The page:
Barrister who breached Supreme Court embargo: “I felt I had no choice.”

I am grateful to Matthew for allowing me to reply to his blog-post regarding my contempt of court in breaking the embargo on the Heathrow judgment.

Imagine it is 2016 and you are in possession of a confidential report implying the cladding on Grenfell Tower meets appropriate fire-safety standards. You know that to be untrue. You might feel an obligation a) to sound the alarm; and b) to do so as loudly as you could (regardless of the breach of confidence).

What has that got to do with breaking the Supreme Court embargo on the Heathrow judgment? These were the key facts of our claim:

In giving the green light to Heathrow Airport expansion in 2018, Chris Grayling used the 2˚C temperature limit as his benchmark for assessing the climate change impacts of the project (see para 56 of Grayling’s skeleton argument at Court of Appeal):

Nevertheless, the SST [Secretary of State for Transport] does not dispute that the 2 degrees temperature limit was taken into account as a material consideration in the ANPS [Airports National Policy Statement] process”.

He did not, however, take into account the Paris Agreement temperature limit of 1.5˚C and “well below” 2˚C (see para 186 of the Court of Appeal judgment):

It is common ground that the Secretary of State did not take the Paris Agreement into account in the course of making his decision to designate the ANPS.”

Why does that matter? Because in December 2015 the UK Government together with 194 other governments (including China, Iran, Russia and Saudi Arabia) had rejected the 2˚C limit as giving rise to intolerable risks of disaster and had committed to holding warming to the Paris temperature limit.

Grayling didn’t tell anyone he’d relied on the dangerous 2˚C limit. That fact only came to light in the course of this litigation. The Court of Appeal ruled he should instead have taken account of the Paris Temperature Limit. The Government chose not to appeal. The appeal to the Supreme Court was brought only by Heathrow Airport Limited, the company which stands to profit from expansion.

The Supreme Court’s ruling, to the effect that Grayling’s approach was lawful, does not make these facts clear. It does not explain that Grayling approved Heathrow expansion on the basis of the dangerous 2˚C limit as opposed to the Paris Temperature limit. Since it does not address that issue, nor does it provide any explanation or justification for that approach. To this date, Grayling has offered no explanation for why he relied on the dangerous 2˚C target in assessing Heathrow expansion.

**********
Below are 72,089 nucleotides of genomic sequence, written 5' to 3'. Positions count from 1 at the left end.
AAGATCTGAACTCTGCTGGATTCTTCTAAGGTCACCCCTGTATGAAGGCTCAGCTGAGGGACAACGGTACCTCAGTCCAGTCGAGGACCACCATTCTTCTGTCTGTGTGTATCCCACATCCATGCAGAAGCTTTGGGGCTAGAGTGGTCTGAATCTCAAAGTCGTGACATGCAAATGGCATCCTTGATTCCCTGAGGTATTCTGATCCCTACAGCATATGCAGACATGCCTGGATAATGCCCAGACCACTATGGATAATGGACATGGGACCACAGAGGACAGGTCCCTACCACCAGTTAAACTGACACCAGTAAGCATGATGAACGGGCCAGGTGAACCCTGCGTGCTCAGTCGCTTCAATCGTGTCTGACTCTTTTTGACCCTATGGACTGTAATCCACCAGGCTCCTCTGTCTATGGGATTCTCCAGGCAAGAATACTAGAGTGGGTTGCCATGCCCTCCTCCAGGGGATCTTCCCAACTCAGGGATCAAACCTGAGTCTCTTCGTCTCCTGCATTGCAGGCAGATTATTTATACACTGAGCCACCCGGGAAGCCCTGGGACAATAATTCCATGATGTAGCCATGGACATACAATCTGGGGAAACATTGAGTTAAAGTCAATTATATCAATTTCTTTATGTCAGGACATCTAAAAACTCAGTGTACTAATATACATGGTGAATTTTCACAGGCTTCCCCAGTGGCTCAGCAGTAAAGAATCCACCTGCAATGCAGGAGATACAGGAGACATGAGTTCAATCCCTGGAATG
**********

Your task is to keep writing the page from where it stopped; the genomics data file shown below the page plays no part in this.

Parliament declared a climate and environmental emergency on 1 May 2019. Last week the Treasury published a document which begins:

Climate change is an existential threat to humanity. Without global action to limit greenhouse gas emissions, the climate will change catastrophically with almost unimaginable consequences for societies across the world.” 

The public should know that Heathrow expansion, a £14billion project, has been given the green light only on the basis of a dangerous climate target. Since that information is not properly in the public domain, there has yet to be a fully informed, democractic debate about the implications of a third runway.

Why could I not wait for the judgement to be published to make that same point? Plan B is a tiny volunteer-based charity, whereas Heathrow Airport Limited is a company with annual revenues (pre-COVID) of around £3billion and an impressive PR Department. We have been trying to get this message into the public domain for some time and it hasn’t landed. With no easy way to challenge a Supreme Court ruling, this felt like the best and last chance.

Crosland: fears for children’s future

I am a not very interesting and not very successful 50 year-old lawyer and ex-civil servant, who fears for my children’s future. I don’t want or deserve to be the subject of public attention. It is the information that Grayling assessed Heathrow expansion against the dangerous 2˚C limit that deserves people’s attention.

I broke the court’s confidentiality and make no complaint about the consequences or reaction. People don’t like whistle-blowers – they breach one trust, even if they serve another. I felt I had no choice. Imagine having known the Grenfell Tower cladding was tested against the wrong standards, and not having raised the alarm as loudly as you could. 

For my correspondence on the matter with the Supreme Court, which indicates my concerns prior to making my statement, see here.

The post Barrister who breached Supreme Court embargo: “I felt I had no choice.” appeared first on BarristerBlogger.


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